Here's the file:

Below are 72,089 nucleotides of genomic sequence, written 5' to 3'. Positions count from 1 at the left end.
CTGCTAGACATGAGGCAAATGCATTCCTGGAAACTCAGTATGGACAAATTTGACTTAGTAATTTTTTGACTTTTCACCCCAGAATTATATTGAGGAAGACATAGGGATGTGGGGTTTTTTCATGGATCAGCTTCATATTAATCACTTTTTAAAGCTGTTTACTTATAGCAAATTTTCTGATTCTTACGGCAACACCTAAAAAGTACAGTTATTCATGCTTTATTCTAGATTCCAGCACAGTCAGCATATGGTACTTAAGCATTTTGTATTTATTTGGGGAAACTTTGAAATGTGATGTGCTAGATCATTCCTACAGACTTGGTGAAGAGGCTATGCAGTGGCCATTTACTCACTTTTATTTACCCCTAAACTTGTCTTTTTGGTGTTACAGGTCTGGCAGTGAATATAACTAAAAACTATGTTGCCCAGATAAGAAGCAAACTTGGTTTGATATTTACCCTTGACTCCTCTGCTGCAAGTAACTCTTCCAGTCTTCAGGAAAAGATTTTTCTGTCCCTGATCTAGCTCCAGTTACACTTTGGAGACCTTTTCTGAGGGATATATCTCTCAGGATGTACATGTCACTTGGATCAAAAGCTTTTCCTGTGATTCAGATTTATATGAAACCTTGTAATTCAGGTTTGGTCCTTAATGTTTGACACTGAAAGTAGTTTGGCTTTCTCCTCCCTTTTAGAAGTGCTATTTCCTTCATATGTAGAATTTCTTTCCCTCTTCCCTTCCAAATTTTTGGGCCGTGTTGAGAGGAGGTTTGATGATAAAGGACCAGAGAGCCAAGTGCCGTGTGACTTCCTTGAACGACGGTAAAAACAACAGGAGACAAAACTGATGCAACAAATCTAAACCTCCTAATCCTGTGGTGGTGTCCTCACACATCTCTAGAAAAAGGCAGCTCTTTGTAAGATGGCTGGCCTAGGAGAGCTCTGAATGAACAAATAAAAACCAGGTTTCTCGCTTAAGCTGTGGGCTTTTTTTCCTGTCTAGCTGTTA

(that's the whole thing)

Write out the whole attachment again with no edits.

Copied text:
Below are 72,089 nucleotides of genomic sequence, written 5' to 3'. Positions count from 1 at the left end.
CTGCTAGACATGAGGCAAATGCATTCCTGGAAACTCAGTATGGACAAATTTGACTTAGTAATTTTTTGACTTTTCACCCCAGAATTATATTGAGGAAGACATAGGGATGTGGGGTTTTTTCATGGATCAGCTTCATATTAATCACTTTTTAAAGCTGTTTACTTATAGCAAATTTTCTGATTCTTACGGCAACACCTAAAAAGTACAGTTATTCATGCTTTATTCTAGATTCCAGCACAGTCAGCATATGGTACTTAAGCATTTTGTATTTATTTGGGGAAACTTTGAAATGTGATGTGCTAGATCATTCCTACAGACTTGGTGAAGAGGCTATGCAGTGGCCATTTACTCACTTTTATTTACCCCTAAACTTGTCTTTTTGGTGTTACAGGTCTGGCAGTGAATATAACTAAAAACTATGTTGCCCAGATAAGAAGCAAACTTGGTTTGATATTTACCCTTGACTCCTCTGCTGCAAGTAACTCTTCCAGTCTTCAGGAAAAGATTTTTCTGTCCCTGATCTAGCTCCAGTTACACTTTGGAGACCTTTTCTGAGGGATATATCTCTCAGGATGTACATGTCACTTGGATCAAAAGCTTTTCCTGTGATTCAGATTTATATGAAACCTTGTAATTCAGGTTTGGTCCTTAATGTTTGACACTGAAAGTAGTTTGGCTTTCTCCTCCCTTTTAGAAGTGCTATTTCCTTCATATGTAGAATTTCTTTCCCTCTTCCCTTCCAAATTTTTGGGCCGTGTTGAGAGGAGGTTTGATGATAAAGGACCAGAGAGCCAAGTGCCGTGTGACTTCCTTGAACGACGGTAAAAACAACAGGAGACAAAACTGATGCAACAAATCTAAACCTCCTAATCCTGTGGTGGTGTCCTCACACATCTCTAGAAAAAGGCAGCTCTTTGTAAGATGGCTGGCCTAGGAGAGCTCTGAATGAACAAATAAAAACCAGGTTTCTCGCTTAAGCTGTGGGCTTTTTTTCCTGTCTAGCTGTTA